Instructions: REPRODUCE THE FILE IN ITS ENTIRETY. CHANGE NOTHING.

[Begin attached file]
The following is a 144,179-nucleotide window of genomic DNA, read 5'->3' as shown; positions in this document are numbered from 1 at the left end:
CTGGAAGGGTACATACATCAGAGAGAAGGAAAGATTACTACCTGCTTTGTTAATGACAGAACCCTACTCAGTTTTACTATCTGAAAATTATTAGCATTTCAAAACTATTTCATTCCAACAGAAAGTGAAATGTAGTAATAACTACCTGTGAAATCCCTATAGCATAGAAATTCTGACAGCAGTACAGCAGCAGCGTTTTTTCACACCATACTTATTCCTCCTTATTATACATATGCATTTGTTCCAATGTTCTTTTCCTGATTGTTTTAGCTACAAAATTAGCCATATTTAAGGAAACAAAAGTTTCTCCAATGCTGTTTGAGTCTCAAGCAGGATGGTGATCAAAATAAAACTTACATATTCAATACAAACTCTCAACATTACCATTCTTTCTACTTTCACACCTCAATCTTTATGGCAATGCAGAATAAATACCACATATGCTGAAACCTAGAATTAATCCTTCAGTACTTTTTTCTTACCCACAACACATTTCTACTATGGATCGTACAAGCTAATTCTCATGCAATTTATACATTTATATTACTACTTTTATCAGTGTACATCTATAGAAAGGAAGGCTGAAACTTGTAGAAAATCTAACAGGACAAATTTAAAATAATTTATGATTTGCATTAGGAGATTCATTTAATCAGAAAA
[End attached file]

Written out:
The following is a 144,179-nucleotide window of genomic DNA, read 5'->3' as shown; positions in this document are numbered from 1 at the left end:
CTGGAAGGGTACATACATCAGAGAGAAGGAAAGATTACTACCTGCTTTGTTAATGACAGAACCCTACTCAGTTTTACTATCTGAAAATTATTAGCATTTCAAAACTATTTCATTCCAACAGAAAGTGAAATGTAGTAATAACTACCTGTGAAATCCCTATAGCATAGAAATTCTGACAGCAGTACAGCAGCAGCGTTTTTTCACACCATACTTATTCCTCCTTATTATACATATGCATTTGTTCCAATGTTCTTTTCCTGATTGTTTTAGCTACAAAATTAGCCATATTTAAGGAAACAAAAGTTTCTCCAATGCTGTTTGAGTCTCAAGCAGGATGGTGATCAAAATAAAACTTACATATTCAATACAAACTCTCAACATTACCATTCTTTCTACTTTCACACCTCAATCTTTATGGCAATGCAGAATAAATACCACATATGCTGAAACCTAGAATTAATCCTTCAGTACTTTTTTCTTACCCACAACACATTTCTACTATGGATCGTACAAGCTAATTCTCATGCAATTTATACATTTATATTACTACTTTTATCAGTGTACATCTATAGAAAGGAAGGCTGAAACTTGTAGAAAATCTAACAGGACAAATTTAAAATAATTTATGATTTGCATTAGGAGATTCATTTAATCAGAAAA